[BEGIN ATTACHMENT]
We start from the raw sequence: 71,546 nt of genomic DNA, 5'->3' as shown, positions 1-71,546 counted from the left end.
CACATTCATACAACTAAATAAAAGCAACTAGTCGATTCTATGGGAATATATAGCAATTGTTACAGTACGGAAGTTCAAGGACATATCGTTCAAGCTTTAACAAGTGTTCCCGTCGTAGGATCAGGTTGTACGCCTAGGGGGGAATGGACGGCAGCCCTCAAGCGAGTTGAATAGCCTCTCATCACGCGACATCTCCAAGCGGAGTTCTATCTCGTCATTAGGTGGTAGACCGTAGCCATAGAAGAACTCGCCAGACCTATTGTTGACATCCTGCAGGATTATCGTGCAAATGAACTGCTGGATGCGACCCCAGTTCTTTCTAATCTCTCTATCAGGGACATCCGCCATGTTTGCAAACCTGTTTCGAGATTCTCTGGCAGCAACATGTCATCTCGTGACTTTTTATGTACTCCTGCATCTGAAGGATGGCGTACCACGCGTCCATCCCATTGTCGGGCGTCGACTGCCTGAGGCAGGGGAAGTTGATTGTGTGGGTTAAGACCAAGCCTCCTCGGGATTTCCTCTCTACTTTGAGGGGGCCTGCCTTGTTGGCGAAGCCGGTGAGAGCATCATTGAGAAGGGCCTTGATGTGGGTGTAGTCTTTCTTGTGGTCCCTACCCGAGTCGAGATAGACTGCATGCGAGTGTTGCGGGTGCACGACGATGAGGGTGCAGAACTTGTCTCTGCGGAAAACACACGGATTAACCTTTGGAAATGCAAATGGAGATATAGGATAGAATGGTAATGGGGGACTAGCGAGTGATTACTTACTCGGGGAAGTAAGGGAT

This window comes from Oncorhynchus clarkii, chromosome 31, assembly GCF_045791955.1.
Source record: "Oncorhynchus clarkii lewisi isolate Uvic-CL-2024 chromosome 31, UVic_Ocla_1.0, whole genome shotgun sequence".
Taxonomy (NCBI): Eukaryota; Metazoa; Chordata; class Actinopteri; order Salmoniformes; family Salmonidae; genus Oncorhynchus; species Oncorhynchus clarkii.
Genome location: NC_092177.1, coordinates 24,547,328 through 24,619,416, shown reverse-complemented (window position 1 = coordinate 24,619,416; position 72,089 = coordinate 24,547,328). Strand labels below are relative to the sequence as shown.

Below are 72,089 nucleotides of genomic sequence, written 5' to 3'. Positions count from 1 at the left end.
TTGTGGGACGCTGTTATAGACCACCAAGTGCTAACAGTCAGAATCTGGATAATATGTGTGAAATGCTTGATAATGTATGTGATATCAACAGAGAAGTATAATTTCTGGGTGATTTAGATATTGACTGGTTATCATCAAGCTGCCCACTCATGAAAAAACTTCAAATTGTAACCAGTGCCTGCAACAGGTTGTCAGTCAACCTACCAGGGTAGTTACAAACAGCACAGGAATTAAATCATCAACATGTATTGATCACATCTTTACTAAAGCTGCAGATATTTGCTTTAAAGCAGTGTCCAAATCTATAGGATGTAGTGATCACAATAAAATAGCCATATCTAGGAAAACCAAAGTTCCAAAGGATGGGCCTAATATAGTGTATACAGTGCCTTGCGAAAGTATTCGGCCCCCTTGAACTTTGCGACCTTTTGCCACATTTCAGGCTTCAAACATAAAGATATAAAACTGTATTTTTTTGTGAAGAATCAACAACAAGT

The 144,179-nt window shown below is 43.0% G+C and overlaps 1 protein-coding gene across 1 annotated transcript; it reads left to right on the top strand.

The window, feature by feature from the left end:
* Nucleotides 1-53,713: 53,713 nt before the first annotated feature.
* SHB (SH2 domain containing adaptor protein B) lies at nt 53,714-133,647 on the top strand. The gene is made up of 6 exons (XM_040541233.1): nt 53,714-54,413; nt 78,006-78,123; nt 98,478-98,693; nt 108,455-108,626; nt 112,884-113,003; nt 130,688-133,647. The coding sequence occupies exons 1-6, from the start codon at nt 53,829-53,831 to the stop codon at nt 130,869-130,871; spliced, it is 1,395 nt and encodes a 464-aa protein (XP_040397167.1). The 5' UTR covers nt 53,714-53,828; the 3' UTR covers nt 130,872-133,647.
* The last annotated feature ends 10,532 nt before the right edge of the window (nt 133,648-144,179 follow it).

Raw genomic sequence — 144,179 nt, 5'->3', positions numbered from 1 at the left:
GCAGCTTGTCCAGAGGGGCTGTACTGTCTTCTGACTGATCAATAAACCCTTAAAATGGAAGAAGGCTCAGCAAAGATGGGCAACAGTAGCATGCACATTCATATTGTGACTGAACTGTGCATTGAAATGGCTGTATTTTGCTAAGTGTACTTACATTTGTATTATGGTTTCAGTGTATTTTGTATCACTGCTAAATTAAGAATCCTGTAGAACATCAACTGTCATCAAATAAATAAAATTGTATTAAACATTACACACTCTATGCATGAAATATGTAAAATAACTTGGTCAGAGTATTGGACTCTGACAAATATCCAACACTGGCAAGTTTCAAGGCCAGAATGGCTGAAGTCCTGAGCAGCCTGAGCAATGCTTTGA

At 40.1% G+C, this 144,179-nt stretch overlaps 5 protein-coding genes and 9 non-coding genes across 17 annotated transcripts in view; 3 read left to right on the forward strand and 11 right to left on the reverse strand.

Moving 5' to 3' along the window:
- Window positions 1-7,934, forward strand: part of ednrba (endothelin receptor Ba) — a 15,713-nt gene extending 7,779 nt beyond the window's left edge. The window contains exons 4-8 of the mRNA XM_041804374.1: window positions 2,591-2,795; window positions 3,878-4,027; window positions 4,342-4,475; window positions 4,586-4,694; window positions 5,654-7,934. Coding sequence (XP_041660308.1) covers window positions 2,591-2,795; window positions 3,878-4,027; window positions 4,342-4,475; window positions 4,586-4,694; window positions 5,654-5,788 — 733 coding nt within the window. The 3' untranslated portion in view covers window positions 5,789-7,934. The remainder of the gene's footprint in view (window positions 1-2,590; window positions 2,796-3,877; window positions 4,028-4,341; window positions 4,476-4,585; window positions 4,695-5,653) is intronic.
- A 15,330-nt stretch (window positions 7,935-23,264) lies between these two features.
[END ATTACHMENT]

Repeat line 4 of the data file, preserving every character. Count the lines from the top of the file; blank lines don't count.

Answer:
Source record: "Oncorhynchus clarkii lewisi isolate Uvic-CL-2024 chromosome 31, UVic_Ocla_1.0, whole genome shotgun sequence".